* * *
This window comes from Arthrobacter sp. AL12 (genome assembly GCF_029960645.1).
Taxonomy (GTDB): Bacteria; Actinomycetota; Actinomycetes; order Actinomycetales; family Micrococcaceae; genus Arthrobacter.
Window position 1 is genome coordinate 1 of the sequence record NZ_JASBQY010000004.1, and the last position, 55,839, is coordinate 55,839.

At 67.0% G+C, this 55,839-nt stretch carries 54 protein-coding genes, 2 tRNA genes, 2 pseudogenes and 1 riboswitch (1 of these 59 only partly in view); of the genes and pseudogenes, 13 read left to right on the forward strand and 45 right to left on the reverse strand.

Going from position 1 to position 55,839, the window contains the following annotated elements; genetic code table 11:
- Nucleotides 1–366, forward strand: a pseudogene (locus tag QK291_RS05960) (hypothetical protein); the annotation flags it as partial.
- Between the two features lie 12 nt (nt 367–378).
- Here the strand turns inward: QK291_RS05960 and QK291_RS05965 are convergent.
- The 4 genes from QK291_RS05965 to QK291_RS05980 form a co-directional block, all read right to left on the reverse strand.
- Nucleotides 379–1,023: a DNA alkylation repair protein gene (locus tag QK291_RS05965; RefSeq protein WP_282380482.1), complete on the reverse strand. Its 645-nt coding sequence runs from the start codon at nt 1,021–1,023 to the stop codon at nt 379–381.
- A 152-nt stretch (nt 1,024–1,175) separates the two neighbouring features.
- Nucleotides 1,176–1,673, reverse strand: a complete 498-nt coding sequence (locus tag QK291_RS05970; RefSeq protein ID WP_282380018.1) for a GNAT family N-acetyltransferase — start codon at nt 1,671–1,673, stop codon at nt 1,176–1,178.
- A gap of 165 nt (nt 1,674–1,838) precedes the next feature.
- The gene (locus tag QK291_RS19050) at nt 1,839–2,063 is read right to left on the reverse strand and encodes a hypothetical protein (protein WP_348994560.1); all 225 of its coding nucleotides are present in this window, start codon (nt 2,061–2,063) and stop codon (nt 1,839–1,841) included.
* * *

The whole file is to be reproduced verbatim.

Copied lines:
This window comes from Arthrobacter sp. AL12 (genome assembly GCF_029960645.1).
Taxonomy (GTDB): Bacteria; Actinomycetota; Actinomycetes; order Actinomycetales; family Micrococcaceae; genus Arthrobacter.
Window position 1 is genome coordinate 1 of the sequence record NZ_JASBQY010000004.1, and the last position, 55,839, is coordinate 55,839.

At 67.0% G+C, this 55,839-nt stretch carries 54 protein-coding genes, 2 tRNA genes, 2 pseudogenes and 1 riboswitch (1 of these 59 only partly in view); of the genes and pseudogenes, 13 read left to right on the forward strand and 45 right to left on the reverse strand.

Going from position 1 to position 55,839, the window contains the following annotated elements; genetic code table 11:
- Nucleotides 1–366, forward strand: a pseudogene (locus tag QK291_RS05960) (hypothetical protein); the annotation flags it as partial.
- Between the two features lie 12 nt (nt 367–378).
- Here the strand turns inward: QK291_RS05960 and QK291_RS05965 are convergent.
- The 4 genes from QK291_RS05965 to QK291_RS05980 form a co-directional block, all read right to left on the reverse strand.
- Nucleotides 379–1,023: a DNA alkylation repair protein gene (locus tag QK291_RS05965; RefSeq protein WP_282380482.1), complete on the reverse strand. Its 645-nt coding sequence runs from the start codon at nt 1,021–1,023 to the stop codon at nt 379–381.
- A 152-nt stretch (nt 1,024–1,175) separates the two neighbouring features.
- Nucleotides 1,176–1,673, reverse strand: a complete 498-nt coding sequence (locus tag QK291_RS05970; RefSeq protein ID WP_282380018.1) for a GNAT family N-acetyltransferase — start codon at nt 1,671–1,673, stop codon at nt 1,176–1,178.
- A gap of 165 nt (nt 1,674–1,838) precedes the next feature.
- The gene (locus tag QK291_RS19050) at nt 1,839–2,063 is read right to left on the reverse strand and encodes a hypothetical protein (protein WP_348994560.1); all 225 of its coding nucleotides are present in this window, start codon (nt 2,061–2,063) and stop codon (nt 1,839–1,841) included.